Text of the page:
‘Interest-based’ facilitation helps organizations mitigate risks and resolve business conflicts quickly and effectively, before they escalate. Facilitation guides complex or multi-party negotiations to a ‘win-win’ solution
Facilitated negotiations help build or repair business relationships by turning an adversarial “winner-take-all” approach into a more collaborative process that meets needs and interests of all parties. This is a proven effective risk management tool that achieves optimal results when applied to business conflicts in their early stages.
Facilitation can be used at different times, for different purposes: partnering workshops at the beginning of a new project or contract; during the project, as part of the governance structure; for mid-term contract renewals or renegotiations; or to ensure a seamless wind-down or transition at the end of a long-term contract.
Organizations can reduce the risk of a conflict escalating into a more serious legal or business dispute, which would have a negative impact on the business relationship.
Facilitation is confidential and flexible. It is less formal than mediation, but follows many of the same “interest-based” approaches to identifying issues and options for resolution.
The Facilitator is appointed and compensated by mutual agreement of all parties, creating greater transparency and objectivity in the process.
Because it enables participation and collaboration, facilitation opens the door to more innovative results than the standard “win-lose” approach to negotiation. Parties maintain full control over the facilitation process and any resulting decisions. They have the final say over any agreement or resolution – not an outside arbitrator or other decision-maker.
Our “interest-based” facilitation process encourages business partners and project teams to resolve issues quickly and effectively, in a collaborative way that improves the overall performance of the group. It provides significant benefits to organizations that wish to integrate suppliers and customers into their business and technology processes.
Facilitation can also be a transformative process that is able to take a dysfunctional governance process, project team or business relationship and help the parties develop and implement strategies to better meet all of their needs and goals.
The key is to approach the resolution of disputes from a business perspective rather than focus on legal rights and remedies.
Our proven methodology helps parties identify issues and the root causes of their conflict. It focuses on the underlying needs and interests, and explores creative options for negotiation and resolution. Participants develop a deeper understanding of their respective needs and interests, leading to a closer working relationship and more successful business results.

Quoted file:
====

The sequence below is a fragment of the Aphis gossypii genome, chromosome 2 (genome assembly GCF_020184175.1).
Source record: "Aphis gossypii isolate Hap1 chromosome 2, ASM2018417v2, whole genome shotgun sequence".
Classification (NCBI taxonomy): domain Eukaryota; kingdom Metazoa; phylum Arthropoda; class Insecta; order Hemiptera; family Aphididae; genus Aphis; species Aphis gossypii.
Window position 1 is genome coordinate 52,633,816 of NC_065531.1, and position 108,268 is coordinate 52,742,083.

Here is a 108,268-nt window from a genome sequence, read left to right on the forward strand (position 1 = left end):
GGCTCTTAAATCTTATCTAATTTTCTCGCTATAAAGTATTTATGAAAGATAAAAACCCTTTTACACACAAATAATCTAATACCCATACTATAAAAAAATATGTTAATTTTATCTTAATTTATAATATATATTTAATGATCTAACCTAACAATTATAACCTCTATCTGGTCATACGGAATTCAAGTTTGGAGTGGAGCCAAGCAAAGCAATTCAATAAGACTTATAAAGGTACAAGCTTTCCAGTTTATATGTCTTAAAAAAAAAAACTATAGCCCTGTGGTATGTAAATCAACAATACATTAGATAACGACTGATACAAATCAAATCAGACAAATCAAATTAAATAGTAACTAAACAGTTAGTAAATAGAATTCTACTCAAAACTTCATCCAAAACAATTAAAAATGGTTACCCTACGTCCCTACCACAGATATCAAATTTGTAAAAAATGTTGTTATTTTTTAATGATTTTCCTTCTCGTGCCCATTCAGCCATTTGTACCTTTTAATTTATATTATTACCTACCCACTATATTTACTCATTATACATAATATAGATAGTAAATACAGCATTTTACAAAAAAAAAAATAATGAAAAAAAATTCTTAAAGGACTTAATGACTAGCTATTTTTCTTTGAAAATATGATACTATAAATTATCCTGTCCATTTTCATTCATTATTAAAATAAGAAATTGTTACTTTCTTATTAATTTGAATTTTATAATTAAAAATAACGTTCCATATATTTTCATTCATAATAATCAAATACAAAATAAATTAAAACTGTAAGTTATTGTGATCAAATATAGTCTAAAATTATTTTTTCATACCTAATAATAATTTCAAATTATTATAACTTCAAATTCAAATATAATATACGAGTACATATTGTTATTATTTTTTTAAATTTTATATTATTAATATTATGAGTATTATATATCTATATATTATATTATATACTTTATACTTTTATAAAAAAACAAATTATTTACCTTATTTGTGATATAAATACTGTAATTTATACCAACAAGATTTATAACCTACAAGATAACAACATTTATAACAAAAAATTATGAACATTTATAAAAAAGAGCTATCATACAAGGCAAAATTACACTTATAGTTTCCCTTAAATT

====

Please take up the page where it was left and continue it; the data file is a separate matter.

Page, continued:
Lots of technology companies talk about “partnering”, but few are really serious about doing it properly. For many, it is limited to a project kick-off meeting, to introduce the teams. Maybe there’s a technical workshop, to review or approve requirements documents. But there is usually no continuing commitment to the open communication and problem-solving needed for a true partnership.
True partnering seeks to ensure that the appropriate best practices are followed in an open, informed and documented manner. Key decisions and group understandings can be developed and confirmed. The goal is to reach a mutual understanding to continue to work together in a collaborative fashion and agree on the tools and processes to do it. This includes continuously maintaining and improving the business relationship, effective communications at all levels, timely decision-making, escalation and resolution of any disputes.
This is not a fuzzy “let’s all get along” approach to avoiding conflict and difficult decisions. It is a serious, powerful tool that turns conflict and compromise into true collaboration, to better manage the project and optimize the results for all participants.
Partnering workshops are very useful in the initial stages of a project to establish goals, responsibilities and lines of communications. They can also be used at specific checkpoints during the project, to confirm that the parties are still aligned and working effectively, or to resolves problems that have arisen along the way. And they often include completion workshops, to find out whether expectations have been met, tie up any loose ends and pave the way for future projects.